African American Communities

Wes Brady, former slave from Texas, in a 1937 photograph by the Federal Writers' Project of the U.S. Works Progress Administration, from the Library of Congress. Read his story and others HERE.

When Illinois was claimed by France during the seventeenth and eighteenth centuries, the French settlers owned slaves and freed some of them. More gained their freedom by serving in the American Army during the Revolutionary War, from 1776 to 1783, but Native American conflict in Illinois largely discouraged further settlement until 1815, when free black settlers began to arrive from Virginia and the Carolinas.

Free African Americans were attracted to Illinois because slavery had been discouraged by the Northwest Ordinance of 1787 and Illinois had not become a slave state. Faced with increasing restrictions in southern states, many came to Southern Illinois hoping for a better life. Slave holders also came to Illinois for the purpose of freeing their slaves and providing them with opportunities.

In Southern Illinois, African Americans farmed on land that they owned and formed small communities, working as tradesmen, preachers, businessmen, and teachers. In Hamilton County, white settlers engaged a black preacher as their first school teacher. While interracial marriage was forbidden by law in Illinois, marriages still took place, and free blacks were able to win court cases.

African American settlements ranged across Southern Illinois from northeastern Lawrence County to southern Union County. Communities in Saline County included one formed by black innkeeper Cornelius Elliott in the 1820s and another formed by salt mine slaves who had purchased their freedom. The African American settlement of Allen in eastern Union County was founded in 1828 by Arthur and Patience Allen, farmers from North Carolina. They purchased more land over time and were well-regarded by their white neighbors, including Quakers in Johnson County. Far to the north in Clay County, former slave Joseph Higginbotham bought land and founded a settlement around the 1830s, attracting other free African Americans. To the east in St. Clair County, runaway slaves and free blacks settled Brooklyn around 1829. Northeast of Brooklyn was Pin Oak, settled by freed slaves of Illinois Governor Edward Coles, who were joined by Harry Dougherty, a former runaway slave who was freed and became a landowner.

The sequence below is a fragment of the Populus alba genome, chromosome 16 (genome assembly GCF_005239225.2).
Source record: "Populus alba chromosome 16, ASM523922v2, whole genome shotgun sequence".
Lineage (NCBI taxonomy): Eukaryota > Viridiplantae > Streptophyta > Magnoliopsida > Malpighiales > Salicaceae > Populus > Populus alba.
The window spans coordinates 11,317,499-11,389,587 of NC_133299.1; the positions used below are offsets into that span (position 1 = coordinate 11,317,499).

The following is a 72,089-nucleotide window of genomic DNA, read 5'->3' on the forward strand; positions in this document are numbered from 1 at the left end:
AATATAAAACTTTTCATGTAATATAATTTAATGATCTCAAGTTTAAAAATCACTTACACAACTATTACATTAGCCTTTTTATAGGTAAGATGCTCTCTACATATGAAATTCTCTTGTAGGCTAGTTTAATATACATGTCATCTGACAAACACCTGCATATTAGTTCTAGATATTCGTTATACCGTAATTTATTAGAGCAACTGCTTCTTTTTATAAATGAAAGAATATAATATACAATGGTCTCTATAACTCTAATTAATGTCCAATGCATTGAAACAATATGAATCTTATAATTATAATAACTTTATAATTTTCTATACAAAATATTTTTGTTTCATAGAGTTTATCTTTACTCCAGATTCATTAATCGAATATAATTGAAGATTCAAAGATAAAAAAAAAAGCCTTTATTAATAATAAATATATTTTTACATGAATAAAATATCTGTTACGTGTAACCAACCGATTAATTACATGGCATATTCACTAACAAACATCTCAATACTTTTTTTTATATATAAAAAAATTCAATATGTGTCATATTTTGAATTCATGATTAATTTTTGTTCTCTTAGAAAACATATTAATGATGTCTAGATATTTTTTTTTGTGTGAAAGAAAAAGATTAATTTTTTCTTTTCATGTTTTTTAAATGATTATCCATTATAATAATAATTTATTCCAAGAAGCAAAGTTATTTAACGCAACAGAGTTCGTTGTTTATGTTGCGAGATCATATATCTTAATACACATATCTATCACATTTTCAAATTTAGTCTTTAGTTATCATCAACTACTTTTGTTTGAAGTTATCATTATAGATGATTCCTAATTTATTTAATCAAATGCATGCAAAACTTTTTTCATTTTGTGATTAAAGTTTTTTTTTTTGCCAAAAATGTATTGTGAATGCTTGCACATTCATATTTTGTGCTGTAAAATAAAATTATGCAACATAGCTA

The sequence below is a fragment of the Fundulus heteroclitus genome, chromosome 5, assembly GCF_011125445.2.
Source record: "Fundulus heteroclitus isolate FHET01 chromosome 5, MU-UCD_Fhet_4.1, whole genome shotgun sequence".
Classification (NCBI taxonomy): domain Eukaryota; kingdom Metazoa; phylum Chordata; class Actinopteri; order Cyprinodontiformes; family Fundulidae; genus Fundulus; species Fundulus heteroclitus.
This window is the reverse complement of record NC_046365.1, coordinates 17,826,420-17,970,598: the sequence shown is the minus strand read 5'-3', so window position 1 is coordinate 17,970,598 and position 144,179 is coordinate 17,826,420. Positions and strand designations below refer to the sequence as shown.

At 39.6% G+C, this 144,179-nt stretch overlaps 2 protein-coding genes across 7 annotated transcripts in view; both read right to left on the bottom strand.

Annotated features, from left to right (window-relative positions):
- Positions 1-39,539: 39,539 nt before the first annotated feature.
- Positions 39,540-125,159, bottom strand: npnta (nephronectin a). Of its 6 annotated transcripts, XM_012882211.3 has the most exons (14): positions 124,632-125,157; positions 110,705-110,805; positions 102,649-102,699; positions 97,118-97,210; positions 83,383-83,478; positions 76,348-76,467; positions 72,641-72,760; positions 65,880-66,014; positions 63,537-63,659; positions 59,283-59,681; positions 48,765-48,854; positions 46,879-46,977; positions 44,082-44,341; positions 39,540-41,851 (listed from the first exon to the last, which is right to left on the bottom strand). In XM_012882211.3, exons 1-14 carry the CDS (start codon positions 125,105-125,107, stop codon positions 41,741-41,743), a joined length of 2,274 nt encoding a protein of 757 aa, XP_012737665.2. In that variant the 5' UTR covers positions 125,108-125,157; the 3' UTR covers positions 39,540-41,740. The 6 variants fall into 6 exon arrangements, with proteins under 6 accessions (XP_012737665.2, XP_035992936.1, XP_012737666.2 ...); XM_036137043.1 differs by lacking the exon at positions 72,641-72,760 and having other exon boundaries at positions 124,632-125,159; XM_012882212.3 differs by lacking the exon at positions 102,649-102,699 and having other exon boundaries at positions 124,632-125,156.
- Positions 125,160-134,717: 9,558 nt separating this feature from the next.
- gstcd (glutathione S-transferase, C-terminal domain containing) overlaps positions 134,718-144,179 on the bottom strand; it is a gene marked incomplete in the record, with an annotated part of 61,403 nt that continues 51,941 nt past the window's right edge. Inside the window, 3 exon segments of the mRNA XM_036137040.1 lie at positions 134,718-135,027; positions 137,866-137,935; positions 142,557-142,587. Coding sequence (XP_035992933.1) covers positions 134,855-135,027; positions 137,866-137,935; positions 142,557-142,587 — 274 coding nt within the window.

In Union County near Jonesboro, Joseph Ivey was a skillful businessman who purchased property before 1830, amassing four hundred acres. Union County commissioners in Jonesboro hired him to build a bridge over the Running Lake waterway, which led to Ivey’s grist mill. Thirty-five free African Americans and their white friends lived in the settlement of Ivey by 1835. Emancipated families from Tennessee settled in Pope County during the 1840s.

Former indentured servants and freed slaves founded the settlement of Africa near the Franklin and Williamson County line. Although they nearly abandoned their community due to threats from Southern sympathizers before the Civil War, white Methodists convinced them to stay and open a school.


Russell, Herbert K. 2012. The state of southern Illinois an illustrated history. Carbondale, Ill: Southern Illinois University Press.

Smith, George Washington. 1912. A history of southern Illinois: a narrative account of its historical progress, its people, and its principal interests. Chicago: The Lewis Pub. Co.